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Complex numbers. Imaginary part

  1. Jan 14, 2004 #1
    z1 = x + iy
    z2 = x - iy
    (Complex conjugate)

    Im (1/z1)

    This is what I have tried to do:

    (1) z1*z2 = x^2 + y^2

    (2) z2 / (x^2 + y^2) = 1 / z1

    The answer is:
    -y / (x^2 + y^2) = Im (1 / z1)

    So my question is:
    Can I change z2 to Im (z2) and z1 to Im (z1) in equation (2)?
    Last edited: Jan 14, 2004
  2. jcsd
  3. Jan 14, 2004 #2
    They want the coefficient of i or Im(1/z)

    i.e [tex]\frac{1}{x+iy}[/tex]

    What was/are ur thoughts???
  4. Jan 14, 2004 #3
    oops, read another post and found that it would be wise to post my work. And i reckoned that no-one would have had the time to reply so i just edited my post.

    But do my new post clarify anything?
  5. Jan 14, 2004 #4
    No u can't change them that ways. It will defy all the properties of complex number
  6. Jan 14, 2004 #5
    I think your work is correct. Because, if 2 numbers are equal, then their imaginary parts are equal.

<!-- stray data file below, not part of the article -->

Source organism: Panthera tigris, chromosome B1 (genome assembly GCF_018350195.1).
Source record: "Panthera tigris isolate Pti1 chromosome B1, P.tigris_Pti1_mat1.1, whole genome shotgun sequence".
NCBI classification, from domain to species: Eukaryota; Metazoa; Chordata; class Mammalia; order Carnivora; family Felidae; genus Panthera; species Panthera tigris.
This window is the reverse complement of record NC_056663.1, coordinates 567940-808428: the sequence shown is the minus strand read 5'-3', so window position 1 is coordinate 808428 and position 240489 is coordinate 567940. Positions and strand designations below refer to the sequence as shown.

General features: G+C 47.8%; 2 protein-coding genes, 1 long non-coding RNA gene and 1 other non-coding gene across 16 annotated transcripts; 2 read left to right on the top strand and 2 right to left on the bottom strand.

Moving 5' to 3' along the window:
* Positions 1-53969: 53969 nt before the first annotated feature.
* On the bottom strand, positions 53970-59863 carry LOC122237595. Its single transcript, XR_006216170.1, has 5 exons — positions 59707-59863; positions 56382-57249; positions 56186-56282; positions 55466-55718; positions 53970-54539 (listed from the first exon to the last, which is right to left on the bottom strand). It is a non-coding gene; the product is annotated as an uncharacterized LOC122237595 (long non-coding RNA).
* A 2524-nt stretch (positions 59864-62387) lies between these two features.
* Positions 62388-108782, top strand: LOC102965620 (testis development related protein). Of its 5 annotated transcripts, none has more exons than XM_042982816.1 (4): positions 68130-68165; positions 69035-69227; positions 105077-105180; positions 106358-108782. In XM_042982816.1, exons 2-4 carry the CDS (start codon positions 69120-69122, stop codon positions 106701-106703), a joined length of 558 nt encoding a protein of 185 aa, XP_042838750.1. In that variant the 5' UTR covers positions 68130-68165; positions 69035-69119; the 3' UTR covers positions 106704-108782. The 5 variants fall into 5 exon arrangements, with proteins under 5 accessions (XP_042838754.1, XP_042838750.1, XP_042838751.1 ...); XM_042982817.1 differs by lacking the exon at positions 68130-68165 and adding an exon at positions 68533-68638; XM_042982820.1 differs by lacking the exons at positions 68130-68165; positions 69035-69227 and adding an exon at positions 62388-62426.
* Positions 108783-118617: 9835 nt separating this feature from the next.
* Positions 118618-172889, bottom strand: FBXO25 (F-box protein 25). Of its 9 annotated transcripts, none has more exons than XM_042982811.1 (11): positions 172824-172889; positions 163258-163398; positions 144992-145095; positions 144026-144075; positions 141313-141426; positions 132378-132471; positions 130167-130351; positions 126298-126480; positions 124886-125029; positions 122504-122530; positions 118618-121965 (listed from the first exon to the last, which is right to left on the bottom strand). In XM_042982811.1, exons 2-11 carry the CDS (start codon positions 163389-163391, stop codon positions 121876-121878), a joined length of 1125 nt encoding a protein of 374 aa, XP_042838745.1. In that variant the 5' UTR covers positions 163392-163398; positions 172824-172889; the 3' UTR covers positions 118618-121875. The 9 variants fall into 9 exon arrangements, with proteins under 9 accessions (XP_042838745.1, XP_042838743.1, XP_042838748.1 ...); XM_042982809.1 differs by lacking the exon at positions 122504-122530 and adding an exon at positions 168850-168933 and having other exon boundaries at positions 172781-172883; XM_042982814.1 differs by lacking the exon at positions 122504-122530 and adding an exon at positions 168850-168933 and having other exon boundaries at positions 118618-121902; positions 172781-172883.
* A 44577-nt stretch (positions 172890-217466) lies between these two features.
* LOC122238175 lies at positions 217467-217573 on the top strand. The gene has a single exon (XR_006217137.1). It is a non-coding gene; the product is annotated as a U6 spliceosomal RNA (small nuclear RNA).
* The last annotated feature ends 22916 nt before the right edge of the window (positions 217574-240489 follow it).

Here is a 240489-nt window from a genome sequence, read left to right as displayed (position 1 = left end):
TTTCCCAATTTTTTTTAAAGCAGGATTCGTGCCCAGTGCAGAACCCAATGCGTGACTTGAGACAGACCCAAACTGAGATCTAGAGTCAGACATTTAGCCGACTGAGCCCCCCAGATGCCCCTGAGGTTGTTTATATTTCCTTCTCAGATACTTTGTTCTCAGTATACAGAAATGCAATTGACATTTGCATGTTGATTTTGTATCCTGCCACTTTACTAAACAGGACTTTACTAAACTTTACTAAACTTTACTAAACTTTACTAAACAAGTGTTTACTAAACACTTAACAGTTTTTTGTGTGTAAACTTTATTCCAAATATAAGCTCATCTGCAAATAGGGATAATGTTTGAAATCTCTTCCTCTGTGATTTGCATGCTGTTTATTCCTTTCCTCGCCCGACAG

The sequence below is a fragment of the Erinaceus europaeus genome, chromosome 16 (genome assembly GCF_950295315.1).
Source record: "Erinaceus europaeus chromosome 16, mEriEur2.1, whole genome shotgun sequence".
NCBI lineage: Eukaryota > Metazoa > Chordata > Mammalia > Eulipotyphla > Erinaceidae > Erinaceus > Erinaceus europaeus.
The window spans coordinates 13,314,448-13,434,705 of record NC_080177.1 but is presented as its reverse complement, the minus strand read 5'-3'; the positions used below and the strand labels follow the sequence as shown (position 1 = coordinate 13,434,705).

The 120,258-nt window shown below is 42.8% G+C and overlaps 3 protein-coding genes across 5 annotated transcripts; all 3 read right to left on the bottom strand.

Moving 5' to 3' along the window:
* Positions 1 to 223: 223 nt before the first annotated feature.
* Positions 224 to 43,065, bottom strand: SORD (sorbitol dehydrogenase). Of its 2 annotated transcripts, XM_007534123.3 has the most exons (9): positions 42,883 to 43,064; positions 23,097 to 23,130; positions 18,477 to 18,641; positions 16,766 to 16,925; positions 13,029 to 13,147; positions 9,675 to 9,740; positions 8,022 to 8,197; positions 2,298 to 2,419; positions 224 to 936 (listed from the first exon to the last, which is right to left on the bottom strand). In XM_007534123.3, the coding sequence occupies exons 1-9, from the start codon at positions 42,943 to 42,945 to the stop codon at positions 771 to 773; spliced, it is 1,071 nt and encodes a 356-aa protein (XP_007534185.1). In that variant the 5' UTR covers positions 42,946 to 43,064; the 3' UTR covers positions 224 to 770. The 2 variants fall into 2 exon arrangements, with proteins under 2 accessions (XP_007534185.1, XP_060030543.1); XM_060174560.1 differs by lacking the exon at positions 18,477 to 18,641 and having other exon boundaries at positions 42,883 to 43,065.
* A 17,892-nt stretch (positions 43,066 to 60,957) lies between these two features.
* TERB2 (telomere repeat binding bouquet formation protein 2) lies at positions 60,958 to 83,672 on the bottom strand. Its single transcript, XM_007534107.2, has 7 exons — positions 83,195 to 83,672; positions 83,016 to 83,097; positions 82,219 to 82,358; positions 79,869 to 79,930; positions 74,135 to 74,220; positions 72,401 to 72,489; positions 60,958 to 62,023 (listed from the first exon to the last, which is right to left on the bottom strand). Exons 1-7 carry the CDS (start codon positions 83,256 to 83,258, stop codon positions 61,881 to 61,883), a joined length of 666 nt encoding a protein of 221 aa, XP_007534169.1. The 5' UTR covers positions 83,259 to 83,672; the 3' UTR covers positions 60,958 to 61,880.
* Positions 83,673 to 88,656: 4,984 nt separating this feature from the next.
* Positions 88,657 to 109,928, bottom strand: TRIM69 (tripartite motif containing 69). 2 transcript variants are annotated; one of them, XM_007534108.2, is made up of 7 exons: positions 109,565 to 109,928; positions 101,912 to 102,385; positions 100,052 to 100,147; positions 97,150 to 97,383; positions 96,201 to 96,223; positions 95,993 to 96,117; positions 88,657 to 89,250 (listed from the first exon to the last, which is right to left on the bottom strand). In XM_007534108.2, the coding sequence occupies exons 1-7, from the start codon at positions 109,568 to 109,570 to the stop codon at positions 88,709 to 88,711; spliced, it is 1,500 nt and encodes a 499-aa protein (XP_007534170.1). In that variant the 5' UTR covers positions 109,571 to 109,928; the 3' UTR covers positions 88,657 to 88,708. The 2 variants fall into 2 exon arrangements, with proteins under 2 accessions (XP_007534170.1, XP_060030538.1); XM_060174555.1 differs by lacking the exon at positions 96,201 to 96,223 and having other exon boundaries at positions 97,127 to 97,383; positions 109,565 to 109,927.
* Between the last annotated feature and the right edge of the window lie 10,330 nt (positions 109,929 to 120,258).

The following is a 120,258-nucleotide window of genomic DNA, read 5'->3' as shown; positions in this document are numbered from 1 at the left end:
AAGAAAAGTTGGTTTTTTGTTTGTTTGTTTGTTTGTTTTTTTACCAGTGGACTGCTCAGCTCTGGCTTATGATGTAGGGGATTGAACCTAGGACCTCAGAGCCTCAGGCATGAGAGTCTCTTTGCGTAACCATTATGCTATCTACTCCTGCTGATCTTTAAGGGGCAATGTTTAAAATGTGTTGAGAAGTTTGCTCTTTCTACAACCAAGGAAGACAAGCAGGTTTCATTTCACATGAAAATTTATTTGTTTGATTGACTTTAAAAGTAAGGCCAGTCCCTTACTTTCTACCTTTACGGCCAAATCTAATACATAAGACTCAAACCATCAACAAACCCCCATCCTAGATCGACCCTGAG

7. Jan 14, 2004 #6


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    Staff Emeritus
    Science Advisor
    Gold Member

    Yes, fannemel, you are entirely correct. Given z = x + iy, Im(1/z) is indeed -y / (x^2 + y^2).

    - Warren
  8. Jan 15, 2004 #7
    His Questions is
    [tex]\frac{Im_{z2}}{x^2 + y^2} = \frac{1}{Im_{z1}}[/tex]
    Which is not true
    Last edited: Jan 15, 2004
  9. Jan 15, 2004 #8
    what about
    [tex]\frac{Im_{z2}}{x^2 + y^2} = Im [\frac{1}{z1}][/tex]

    Would that be any better?

    For me that would equal:

    [tex]{\frac{-y}{x^2 + y^2} = Im [\frac{1}{z1}][/tex]
    since [tex]Im_{z2} = -y [/tex]
    Last edited: Jan 15, 2004
  10. Jan 17, 2004 #9
    Yes that is absolutely correct. You get the imaginary part of the reciprocal of z1, not z1
  11. Jan 17, 2004 #10


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    Staff Emeritus
    Science Advisor

    That is true because [tex]x^2+ y^2[/tex] is a real number.
    In general you cannot get the imaginary part of a number computed by a formula just by replacing each number in the formula by its imaginary part.

    It would be far better for you to replace [tex]z_1[/tex] and [tex]z_2[/tex] by x+iy and x-iy right from the start:

    [tex]\frac{1}{z_1}= \frac{1}{x+iy}[/tex]. Now multiply both numerator and denominator by x- iy to get [tex]\frac{(1)(x- iy)}{(x+iy)(x-iy)}= \frac{x- iy}{x^2+ y^2}= \(\frac{x}{x^2+y^2}\)-\(\frac{y}{x^2+y^2}\)i[/tex] so that it is obvious that the real part is [tex]\frac{x}{x^2+y^2}[/tex] and the imaginary part is [tex]\frac{-y}{x^2+y^2}[/tex].
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